This is a really thought provoking post and it is a subject I have always struggled to find a solution to.
    Having worked for large companies who undertake anyone who is under 18 years old for no fee, I too wondered if it was the right thing to do.
    I asked my Mother, sister and friends who all have children what their thoughts were. They unanimously came back and said they would all want to pay for their child’s funeral. Not to do so would make them feel like they hadn’t ‘done their best for them and that their child wasn’t ‘worth’ anything.’ But how can you profit from a child’s death? I couldn’t and don’t.

    Instead, for anyone under the age of 18, all I ask is that the family cover any costs that I incur. I am happy to provide them with any invoices my suppliers send to me to show I don’t add anything.

    If a family isn’t able to meet the costs, the new CFC charity is there to help.

    It is a very fine line but I have had families specifically come to me because they wanted to pay something…anything.

    1. Charles

      Such a great conversation over a heart breaking topic. One thing I think is that framing it as ‘profiting from the death of a child’ is putting too fine a point on it. No one, ever, I cannot imagine, is setting out to profit from a child’s death. We are setting out to pour our best work, our heart and soul and hours and minutes, our sleepless nights, our pulling the car over and sobbing on the side of the road into every tending to a death, and more so at that of a child. I believe an argument could be made that children cost more (and I am not making that argument) because it feels to me that each time, I lose months from the end of my own life. Oh the hours and hours I have put into these situations, at far below cost. It is not sustainable. And so – if my good work cannot be sustained, and it is lost to the next family who needs me, what good then? We need to rethink our value. I think the family’s know how great it is.

  4. Charles

    I have such a dilemma with all of the above that I feel I have done death to death and I need to get out. I will always grieve a family, but not at their expense.

  5. Charles

    Ah a dilemma indeed. As a celebrant I used to be caught up in the no fee sentiment. Then I heard other voices who reminded me that the florists, the printers, etc would all be charging. So what does one do?

    Like Mark and Lucy, I have come to the conclusion that I need my costs covered. I have no wish to profit from the death of a child, whether I am in business or not, but I think this middle ground sits well with most people, offends no-one and helps me to sleep and night – and cover my overheads.

    I would have to rethink however, if I became the ‘go to’ person for child bereavement ceremonies.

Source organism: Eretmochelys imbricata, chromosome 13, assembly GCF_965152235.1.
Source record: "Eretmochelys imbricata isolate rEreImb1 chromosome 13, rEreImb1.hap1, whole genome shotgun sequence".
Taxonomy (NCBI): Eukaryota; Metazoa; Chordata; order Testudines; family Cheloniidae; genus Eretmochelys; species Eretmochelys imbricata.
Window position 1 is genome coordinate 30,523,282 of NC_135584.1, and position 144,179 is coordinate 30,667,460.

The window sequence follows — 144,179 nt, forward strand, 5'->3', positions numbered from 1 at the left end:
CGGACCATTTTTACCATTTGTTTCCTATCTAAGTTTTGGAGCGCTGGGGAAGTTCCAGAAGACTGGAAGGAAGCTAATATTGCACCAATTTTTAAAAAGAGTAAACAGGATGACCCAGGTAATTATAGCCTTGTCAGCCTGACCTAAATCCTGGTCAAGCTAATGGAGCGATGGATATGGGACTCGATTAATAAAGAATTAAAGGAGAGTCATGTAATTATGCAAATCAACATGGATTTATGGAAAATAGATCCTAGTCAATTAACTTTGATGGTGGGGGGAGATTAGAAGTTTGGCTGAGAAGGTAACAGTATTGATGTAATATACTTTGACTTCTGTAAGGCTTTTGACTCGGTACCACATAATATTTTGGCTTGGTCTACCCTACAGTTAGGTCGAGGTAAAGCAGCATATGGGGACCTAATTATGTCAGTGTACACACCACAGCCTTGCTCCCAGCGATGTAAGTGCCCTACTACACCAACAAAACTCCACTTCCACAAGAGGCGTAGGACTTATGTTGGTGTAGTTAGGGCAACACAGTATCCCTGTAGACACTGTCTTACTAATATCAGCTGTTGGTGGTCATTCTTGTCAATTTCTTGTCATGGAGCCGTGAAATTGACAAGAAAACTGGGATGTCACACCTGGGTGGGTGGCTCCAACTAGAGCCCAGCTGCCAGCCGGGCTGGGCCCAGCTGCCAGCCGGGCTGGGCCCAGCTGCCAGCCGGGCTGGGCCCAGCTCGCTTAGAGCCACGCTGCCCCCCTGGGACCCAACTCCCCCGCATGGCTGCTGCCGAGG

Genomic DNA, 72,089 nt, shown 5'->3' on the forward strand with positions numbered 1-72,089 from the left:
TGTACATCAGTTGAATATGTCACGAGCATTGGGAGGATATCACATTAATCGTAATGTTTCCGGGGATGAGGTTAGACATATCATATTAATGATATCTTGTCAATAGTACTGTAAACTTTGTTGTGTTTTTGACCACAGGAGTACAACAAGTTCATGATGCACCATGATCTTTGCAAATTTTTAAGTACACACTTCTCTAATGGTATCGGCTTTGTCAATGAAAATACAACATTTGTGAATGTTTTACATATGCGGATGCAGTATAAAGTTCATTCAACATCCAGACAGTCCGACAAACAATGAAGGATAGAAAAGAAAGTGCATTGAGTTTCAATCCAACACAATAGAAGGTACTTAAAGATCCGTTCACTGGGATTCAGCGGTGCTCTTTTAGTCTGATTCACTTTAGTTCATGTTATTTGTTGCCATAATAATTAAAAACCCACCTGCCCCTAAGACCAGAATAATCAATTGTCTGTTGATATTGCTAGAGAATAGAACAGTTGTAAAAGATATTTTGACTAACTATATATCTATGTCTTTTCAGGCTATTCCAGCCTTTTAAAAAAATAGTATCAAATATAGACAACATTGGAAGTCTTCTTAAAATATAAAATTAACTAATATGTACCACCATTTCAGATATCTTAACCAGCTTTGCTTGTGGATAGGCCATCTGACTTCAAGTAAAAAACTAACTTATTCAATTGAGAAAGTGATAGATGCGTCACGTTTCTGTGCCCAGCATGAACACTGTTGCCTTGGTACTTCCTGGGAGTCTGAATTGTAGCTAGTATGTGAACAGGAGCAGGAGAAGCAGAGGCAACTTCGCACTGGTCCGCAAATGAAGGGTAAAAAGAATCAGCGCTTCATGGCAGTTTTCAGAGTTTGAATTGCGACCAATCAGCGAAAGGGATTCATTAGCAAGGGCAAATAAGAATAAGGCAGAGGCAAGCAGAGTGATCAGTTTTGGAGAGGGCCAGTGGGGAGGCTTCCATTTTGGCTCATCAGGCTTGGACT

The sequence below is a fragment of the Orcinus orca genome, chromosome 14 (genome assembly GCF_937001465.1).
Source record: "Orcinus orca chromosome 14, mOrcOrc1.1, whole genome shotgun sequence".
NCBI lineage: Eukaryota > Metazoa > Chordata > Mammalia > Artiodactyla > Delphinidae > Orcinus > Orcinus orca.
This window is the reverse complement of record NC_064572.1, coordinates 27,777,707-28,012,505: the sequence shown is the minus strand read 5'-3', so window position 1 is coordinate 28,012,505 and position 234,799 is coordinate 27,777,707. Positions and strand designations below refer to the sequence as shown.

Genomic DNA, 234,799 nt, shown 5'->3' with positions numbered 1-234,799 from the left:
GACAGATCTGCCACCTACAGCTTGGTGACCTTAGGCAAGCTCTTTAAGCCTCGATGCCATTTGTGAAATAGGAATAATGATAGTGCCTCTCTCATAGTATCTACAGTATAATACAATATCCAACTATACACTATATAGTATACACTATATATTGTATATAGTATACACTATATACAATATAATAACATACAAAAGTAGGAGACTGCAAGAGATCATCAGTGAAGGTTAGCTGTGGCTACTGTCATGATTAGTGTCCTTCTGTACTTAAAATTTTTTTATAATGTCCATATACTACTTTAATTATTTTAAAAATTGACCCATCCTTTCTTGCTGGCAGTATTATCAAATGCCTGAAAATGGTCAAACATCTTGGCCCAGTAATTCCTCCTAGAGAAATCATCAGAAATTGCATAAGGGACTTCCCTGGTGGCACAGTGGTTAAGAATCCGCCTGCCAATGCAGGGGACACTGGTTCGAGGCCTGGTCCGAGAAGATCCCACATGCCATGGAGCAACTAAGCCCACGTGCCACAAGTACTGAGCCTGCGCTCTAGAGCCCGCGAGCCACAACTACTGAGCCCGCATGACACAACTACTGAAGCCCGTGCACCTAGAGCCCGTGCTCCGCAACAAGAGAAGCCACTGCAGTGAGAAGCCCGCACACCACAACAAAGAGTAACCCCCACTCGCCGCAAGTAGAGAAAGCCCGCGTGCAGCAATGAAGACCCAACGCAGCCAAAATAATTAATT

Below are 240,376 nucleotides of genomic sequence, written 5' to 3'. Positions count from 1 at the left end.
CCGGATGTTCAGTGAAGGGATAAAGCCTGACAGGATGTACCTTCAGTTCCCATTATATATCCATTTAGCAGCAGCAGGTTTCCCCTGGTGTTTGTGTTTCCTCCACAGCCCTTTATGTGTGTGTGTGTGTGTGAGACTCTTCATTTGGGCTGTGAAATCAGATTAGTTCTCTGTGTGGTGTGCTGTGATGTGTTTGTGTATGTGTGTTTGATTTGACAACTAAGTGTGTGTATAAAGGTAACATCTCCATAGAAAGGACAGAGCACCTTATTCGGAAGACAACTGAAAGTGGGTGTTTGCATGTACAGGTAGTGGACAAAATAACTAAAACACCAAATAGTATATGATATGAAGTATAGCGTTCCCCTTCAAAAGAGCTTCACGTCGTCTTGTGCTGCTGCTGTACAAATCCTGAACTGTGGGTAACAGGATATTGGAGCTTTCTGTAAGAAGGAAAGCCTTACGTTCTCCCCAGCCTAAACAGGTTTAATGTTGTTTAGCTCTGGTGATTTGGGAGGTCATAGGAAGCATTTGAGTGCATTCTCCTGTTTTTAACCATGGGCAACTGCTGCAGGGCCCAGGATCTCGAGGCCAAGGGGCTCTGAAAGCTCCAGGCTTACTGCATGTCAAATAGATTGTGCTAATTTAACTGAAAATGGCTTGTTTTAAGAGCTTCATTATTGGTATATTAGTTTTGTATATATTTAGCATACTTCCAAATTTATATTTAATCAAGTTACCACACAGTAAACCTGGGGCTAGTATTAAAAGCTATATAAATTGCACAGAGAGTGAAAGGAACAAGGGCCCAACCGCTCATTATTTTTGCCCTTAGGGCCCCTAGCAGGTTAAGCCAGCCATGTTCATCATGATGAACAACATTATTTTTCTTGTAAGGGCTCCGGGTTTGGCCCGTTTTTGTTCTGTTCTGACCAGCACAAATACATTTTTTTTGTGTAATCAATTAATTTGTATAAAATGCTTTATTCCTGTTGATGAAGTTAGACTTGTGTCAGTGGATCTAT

Paula, are you saying that this subject has driven you from the miserable trade or is it death in general?

  6. Charles

    It’s not only some funeral directors who expect celebrants to provide their services free of charge for babies and children. A few years ago I was discussing this with some fellow celebrants. They all expressed their disapproval that I was even considering asking for a small amount to cover my expenses.

  7. Charles

    Interesting blog – This has been a topic of much debate at NFFD house – I see merrits in both arguments but remain confident that, wherever possible, our time should be given up for free to help those in need. Here at NFFD, we support the new charity CFC (Child Funeral Charity) who have set up to help fund childrens funerals. It is our intention to donate all future fundraising efforts to this charity who are doing a sterling job. See http://www.childfuneralcharity.org.uk to see what they are up to. To achieve their targets, CFC require £20,000 per year and all support would be greatly appreciated.

  8. Charles

    I have been a nurse for 30 years and have recently been researching the funeral business. I believe without a shadow of a doubt that Funeral Celebrants and Funeral Directors should not feel guilty about charging for a childs funeral. As Charles rightly points out Dr’s, Nurses, grief counsellors, Florists and many other people involved with the child will be paid. The main consideration is that they are offered choice, support and guidance for the funeral that they want for their child. The costs need to be transparent during this process as they should be with all funerals.I believe many nurses like good FD’s and celebrants would always go that extra mile when caring for these families, but it doesn’t mean they shouldn’t get paid for a job well done.

    1. Charles

      I tend to agree with your stance Frances. Although an honourable intention of professionals not to charge the family whose child has died there is a risk that this implies the loss of a child is greater than any other circumstance. I have conducted funerals of adults without a charge in a couple of instances of extreme financial hardship. It is understandable that parents of babies or young children would feel that no funeral costs was one less aspect to worry about but that can be said of any bereavement, particularly if no financial provision was made in advance. An emerging picture I am seeing more of are adults who have become full time devoted carers of a relative who has been in their life for over 50 years. They are often living on the breadline because they gave up work to look after their loved one. Their loss is profound, not only for the person who has died but their own identity and sense of purpose. They have no concessions on funeral costs. Thank you GFG for airing this issue.